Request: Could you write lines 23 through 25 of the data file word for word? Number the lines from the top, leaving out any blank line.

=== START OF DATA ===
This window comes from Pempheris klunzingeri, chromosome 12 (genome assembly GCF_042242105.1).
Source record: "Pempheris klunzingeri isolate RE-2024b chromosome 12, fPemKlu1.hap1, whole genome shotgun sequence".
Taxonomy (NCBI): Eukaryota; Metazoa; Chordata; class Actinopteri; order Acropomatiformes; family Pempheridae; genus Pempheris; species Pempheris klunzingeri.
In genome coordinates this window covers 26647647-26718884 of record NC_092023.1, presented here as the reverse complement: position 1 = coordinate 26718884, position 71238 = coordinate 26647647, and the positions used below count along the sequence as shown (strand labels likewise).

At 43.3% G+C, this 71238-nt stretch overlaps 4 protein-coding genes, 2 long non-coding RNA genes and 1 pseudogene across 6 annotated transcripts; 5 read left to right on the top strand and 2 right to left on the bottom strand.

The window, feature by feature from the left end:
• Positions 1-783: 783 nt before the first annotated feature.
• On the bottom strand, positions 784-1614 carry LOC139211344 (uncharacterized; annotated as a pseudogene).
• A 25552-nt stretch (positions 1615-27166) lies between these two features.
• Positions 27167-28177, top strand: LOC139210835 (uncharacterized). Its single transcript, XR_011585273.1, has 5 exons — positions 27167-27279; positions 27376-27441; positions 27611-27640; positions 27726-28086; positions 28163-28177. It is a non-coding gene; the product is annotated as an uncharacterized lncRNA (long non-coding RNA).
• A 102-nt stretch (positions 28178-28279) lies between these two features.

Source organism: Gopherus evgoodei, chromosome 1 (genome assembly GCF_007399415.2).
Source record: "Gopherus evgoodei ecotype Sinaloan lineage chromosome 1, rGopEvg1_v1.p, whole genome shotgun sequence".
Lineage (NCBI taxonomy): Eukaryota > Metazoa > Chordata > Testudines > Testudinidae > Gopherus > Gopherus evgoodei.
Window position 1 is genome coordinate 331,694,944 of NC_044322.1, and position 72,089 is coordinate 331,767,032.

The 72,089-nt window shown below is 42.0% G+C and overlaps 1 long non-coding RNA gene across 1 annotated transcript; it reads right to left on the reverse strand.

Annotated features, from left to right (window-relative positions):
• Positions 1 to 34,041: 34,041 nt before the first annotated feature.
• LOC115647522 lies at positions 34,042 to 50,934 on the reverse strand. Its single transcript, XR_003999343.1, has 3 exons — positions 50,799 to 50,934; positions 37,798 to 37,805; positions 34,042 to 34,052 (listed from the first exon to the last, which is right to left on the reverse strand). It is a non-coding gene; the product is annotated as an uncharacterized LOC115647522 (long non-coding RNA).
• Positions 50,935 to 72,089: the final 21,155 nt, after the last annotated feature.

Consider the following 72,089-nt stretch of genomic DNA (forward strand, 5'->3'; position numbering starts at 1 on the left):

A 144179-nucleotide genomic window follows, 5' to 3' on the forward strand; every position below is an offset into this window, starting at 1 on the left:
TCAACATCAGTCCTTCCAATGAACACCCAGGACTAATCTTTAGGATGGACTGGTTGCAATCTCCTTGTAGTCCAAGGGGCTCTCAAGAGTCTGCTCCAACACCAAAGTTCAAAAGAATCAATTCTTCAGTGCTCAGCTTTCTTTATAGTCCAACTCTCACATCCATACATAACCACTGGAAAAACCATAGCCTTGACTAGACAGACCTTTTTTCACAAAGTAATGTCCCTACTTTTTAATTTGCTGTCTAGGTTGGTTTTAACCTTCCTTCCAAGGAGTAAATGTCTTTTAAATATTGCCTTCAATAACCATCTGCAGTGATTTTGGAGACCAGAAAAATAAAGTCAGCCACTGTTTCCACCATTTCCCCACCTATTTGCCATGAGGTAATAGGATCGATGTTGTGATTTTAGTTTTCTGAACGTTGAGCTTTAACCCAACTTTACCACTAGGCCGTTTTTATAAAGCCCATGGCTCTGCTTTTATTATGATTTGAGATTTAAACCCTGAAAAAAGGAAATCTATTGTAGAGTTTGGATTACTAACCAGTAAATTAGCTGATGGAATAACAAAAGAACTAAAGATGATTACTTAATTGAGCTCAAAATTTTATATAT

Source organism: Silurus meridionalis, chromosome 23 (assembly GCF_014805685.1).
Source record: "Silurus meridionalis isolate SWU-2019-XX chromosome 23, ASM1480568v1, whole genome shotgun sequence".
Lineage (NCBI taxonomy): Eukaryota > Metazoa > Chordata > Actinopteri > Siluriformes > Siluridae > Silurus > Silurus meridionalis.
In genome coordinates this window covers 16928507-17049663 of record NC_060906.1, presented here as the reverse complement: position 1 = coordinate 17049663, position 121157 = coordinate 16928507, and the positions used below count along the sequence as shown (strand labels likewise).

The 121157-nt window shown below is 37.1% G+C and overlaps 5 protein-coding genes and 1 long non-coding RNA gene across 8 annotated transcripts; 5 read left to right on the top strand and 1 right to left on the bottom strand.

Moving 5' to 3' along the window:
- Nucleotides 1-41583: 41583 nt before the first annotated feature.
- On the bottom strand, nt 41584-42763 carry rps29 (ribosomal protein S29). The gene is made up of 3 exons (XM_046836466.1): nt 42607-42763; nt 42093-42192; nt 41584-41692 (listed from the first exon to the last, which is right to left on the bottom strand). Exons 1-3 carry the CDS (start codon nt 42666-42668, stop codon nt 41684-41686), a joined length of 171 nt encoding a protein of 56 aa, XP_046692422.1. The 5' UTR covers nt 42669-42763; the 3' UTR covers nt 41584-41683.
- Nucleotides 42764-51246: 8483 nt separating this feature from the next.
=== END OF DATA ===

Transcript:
TCAACATCAGTCCTTCCAATGAACACCCAGGACTAATCTTTAGGATGGACTGGTTGCAATCTCCTTGTAGTCCAAGGGGCTCTCAAGAGTCTGCTCCAACACCAAAGTTCAAAAGAATCAATTCTTCAGTGCTCAGCTTTCTTTATAGTCCAACTCTCACATCCATACATAACCACTGGAAAAACCATAGCCTTGACTAGACAGACCTTTTTTCACAAAGTAATGTCCCTACTTTTTAATTTGCTGTCTAGGTTGGTTTTAACCTTCCTTCCAAGGAGTAAATGTCTTTTAAATATTGCCTTCAATAACCATCTGCAGTGATTTTGGAGACCAGAAAAATAAAGTCAGCCACTGTTTCCACCATTTCCCCACCTATTTGCCATGAGGTAATAGGATCGATGTTGTGATTTTAGTTTTCTGAACGTTGAGCTTTAACCCAACTTTACCACTAGGCCGTTTTTATAAAGCCCATGGCTCTGCTTTTATTATGATTTGAGATTTAAACCCTGAAAAAAGGAAATCTATTGTAGAGTTTGGATTACTAACCAGTAAATTAGCTGATGGAATAACAAAAGAACTAAAGATGATTACTTAATTGAGCTCAAAATTTTATATAT

Source organism: Silurus meridionalis, chromosome 23 (assembly GCF_014805685.1).
Source record: "Silurus meridionalis isolate SWU-2019-XX chromosome 23, ASM1480568v1, whole genome shotgun sequence".